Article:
Batman: The NBA's Newest Small Forward

Batman is in the NBA? I have seen all of his movies and not once did I see an ocean in Gotham City. All along, Gotham was really Miami. Who knew? With LeBron James sidelined with a broken nose, Heat General Manager Pat Riley turned on the bat signal and received the assistance of the Dark Knight himself.

In his first game with the team, Batman dropped 31 points on 13-19 shooting in a victory over the New York Knicks. Can you blame the Knicks for losing? It’s hard to play one-on-one with Batman.

Okay, it wasn’t actually Batman, but it may as well have been. LeBron James is doing what he does best, standing out from the crowd. As if his ego and his dunks weren’t big enough, James wore a black protective mask on Thursday night to protect a broken nose.

LeBron recently broke his nose in the victory over the Oklahoma City Thunder on February 20th.  Typically, when an NBA player breaks his nose, he wears a clear plastic protector to guard it from being hit. James, though, felt it was necessary to wear a black mask. He says it was due to a comfort issue with the clear mask but we all know the truth: LeBron James is actually an anagram from Bruce Wayne…or at least I’m sure it is in a different language, or perhaps in the LeBron James English Dictionary.

If James is Batman that means the rest of the Heat are part of his story.

The most obvious is Dwayne Wade; clearly he is Robin; always there to lend a hand. When James gets tired or doesn’t feel like he needs to exude a lot of energy, Wade steps up and takes the lead, but never without James’ permission. He’s never allowed to drive the Heatmobile.

The super villain, well that is obviously Chris Bosh. Perhaps it’s because he is the obnoxious photobomber that people dislike at parties, or maybe it’s because I still dislike him for leaving the Raptors the way he did. He is the Mr. Freeze of the group, the Schwarzeneggar version.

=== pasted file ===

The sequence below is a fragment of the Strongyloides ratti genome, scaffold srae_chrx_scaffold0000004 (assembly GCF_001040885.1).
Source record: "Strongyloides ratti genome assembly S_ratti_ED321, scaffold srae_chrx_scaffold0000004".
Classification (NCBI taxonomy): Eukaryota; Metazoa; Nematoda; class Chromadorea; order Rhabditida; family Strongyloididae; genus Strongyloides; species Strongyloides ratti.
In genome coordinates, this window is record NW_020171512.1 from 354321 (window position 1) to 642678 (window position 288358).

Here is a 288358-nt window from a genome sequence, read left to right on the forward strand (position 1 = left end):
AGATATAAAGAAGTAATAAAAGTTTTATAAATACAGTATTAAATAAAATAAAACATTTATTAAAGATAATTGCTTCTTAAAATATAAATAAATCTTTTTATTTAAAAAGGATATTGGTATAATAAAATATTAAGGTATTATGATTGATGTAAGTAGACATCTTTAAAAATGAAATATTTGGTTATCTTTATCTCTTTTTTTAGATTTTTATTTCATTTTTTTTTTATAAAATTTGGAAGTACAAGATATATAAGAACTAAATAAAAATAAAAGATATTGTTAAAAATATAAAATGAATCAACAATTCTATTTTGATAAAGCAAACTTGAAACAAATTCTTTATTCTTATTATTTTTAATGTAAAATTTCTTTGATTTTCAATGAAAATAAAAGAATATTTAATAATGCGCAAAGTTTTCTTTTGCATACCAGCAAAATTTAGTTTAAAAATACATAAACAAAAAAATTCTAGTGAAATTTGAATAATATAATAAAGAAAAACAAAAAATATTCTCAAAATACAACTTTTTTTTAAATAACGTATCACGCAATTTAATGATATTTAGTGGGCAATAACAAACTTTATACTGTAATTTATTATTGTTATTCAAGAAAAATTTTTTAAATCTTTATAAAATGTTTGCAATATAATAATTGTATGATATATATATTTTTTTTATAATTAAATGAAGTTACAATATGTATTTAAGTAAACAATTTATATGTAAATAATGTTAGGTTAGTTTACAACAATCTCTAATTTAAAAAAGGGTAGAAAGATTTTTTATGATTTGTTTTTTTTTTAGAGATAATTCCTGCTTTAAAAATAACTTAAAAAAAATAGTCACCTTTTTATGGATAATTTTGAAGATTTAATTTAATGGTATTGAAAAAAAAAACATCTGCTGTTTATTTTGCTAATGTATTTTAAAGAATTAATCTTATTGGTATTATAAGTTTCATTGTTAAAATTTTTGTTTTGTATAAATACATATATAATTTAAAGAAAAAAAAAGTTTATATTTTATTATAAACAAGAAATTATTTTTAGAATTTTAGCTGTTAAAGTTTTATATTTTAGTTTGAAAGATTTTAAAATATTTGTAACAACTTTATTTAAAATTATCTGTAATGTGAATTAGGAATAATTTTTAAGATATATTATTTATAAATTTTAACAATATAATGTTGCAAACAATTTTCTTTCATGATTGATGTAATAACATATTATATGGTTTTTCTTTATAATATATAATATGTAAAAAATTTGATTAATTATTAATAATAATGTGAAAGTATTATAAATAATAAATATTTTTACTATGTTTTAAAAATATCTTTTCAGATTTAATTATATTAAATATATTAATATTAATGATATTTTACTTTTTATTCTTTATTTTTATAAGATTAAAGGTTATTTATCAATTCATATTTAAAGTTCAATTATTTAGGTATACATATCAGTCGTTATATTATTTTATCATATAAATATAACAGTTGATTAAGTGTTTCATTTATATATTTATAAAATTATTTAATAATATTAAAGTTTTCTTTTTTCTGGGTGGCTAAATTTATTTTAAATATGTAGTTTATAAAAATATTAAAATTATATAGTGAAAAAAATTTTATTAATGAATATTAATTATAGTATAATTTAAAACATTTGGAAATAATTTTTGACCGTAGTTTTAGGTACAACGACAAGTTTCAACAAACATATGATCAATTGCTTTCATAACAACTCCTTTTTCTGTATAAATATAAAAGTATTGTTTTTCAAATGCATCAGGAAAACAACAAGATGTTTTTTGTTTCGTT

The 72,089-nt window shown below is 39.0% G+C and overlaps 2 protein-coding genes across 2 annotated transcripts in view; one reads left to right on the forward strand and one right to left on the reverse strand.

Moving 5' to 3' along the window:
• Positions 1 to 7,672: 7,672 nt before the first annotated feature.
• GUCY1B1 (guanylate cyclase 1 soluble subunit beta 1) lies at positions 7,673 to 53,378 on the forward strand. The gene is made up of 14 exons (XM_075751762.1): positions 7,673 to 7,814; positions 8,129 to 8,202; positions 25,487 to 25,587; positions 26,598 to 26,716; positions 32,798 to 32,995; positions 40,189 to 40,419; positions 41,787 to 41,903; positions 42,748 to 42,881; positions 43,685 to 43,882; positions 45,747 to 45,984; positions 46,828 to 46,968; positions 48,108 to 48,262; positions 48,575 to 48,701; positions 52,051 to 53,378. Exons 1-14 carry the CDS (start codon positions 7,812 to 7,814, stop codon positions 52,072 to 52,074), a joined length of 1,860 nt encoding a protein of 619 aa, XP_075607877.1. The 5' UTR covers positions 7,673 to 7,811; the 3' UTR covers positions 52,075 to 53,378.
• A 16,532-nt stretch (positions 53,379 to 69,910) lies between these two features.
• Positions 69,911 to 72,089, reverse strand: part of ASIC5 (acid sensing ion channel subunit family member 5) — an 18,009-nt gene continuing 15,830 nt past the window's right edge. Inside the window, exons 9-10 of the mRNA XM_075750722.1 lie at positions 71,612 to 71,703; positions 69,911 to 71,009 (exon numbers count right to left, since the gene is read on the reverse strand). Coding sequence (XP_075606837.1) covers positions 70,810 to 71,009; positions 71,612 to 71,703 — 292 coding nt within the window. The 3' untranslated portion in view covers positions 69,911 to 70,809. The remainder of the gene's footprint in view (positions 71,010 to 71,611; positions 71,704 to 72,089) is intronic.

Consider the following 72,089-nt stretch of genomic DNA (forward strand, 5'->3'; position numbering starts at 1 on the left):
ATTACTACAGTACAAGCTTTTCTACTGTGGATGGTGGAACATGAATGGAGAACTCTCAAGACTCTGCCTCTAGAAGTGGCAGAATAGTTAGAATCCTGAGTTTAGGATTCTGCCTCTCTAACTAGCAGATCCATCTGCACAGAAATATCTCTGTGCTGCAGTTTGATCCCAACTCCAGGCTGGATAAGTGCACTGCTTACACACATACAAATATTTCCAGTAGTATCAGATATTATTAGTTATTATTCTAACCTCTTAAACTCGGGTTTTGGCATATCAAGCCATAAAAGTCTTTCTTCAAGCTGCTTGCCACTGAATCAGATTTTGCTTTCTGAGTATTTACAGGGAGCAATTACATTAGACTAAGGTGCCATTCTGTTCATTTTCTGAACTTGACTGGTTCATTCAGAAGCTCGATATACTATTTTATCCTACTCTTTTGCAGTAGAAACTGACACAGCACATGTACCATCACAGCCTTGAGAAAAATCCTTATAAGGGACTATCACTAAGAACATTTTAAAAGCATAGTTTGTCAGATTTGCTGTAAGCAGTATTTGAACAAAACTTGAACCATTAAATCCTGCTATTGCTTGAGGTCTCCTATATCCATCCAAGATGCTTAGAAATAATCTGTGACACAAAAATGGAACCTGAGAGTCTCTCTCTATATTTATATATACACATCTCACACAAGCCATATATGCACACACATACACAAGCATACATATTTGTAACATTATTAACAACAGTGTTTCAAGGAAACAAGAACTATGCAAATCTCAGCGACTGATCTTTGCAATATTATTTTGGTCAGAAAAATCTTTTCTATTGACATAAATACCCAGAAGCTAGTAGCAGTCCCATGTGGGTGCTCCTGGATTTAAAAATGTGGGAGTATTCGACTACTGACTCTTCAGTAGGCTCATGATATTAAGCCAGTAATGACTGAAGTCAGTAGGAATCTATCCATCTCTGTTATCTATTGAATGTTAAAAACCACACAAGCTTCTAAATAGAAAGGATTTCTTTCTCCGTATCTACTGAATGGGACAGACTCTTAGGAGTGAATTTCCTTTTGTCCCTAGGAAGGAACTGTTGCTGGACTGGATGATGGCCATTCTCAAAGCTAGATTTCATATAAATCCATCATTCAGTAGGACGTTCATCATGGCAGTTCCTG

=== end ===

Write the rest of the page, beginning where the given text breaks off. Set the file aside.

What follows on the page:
As for James and the black mask, the league has “requested” he no longer wears the black mask after wearing it against Knicks. Despite the media and fan frenzy that resulted from the game, the league is sticking to the rules that a clear mask be worn. There is precedent to players wearing a black mask. Kobe Bryant was the first player to wear one – shocking; the Black Mamba wore one in 2012 for the first half of a game. Kyrie Irving wore one last season for the Cavaliers. Irving was also asked by the league to switch to a clear one.

James is appealing the league ruling and if anyone can get his way, it will be King James.  As any smart franchise would do, the Miami Heat pounced on this marketing opportunity when they saw the positive fan reaction. T-shirts were made with a masked LeBron on the front, the Heat trademarked the name “LeBronman” and The Joker left Miami for Kansas. Okay, the last two aren’t true but there are t-shirts.

I am truly hoping that LeBron is able to keep the black mask. I am even hoping that months after the nose is healed LeBron is still wearing that mask on the beaches of Miami, hands on his hips as he stares out into the ocean protecting his kingdom.


As always you can leave your comments below.  You can follow me @LiamMcWade for your NCAA Basketball tweets, and follow the site @lastwordonsport and like our Facebook Page while you are at it.

Interested in writing for LastWordOnSports?  If so, check out our “Join Our Team” page to find out how.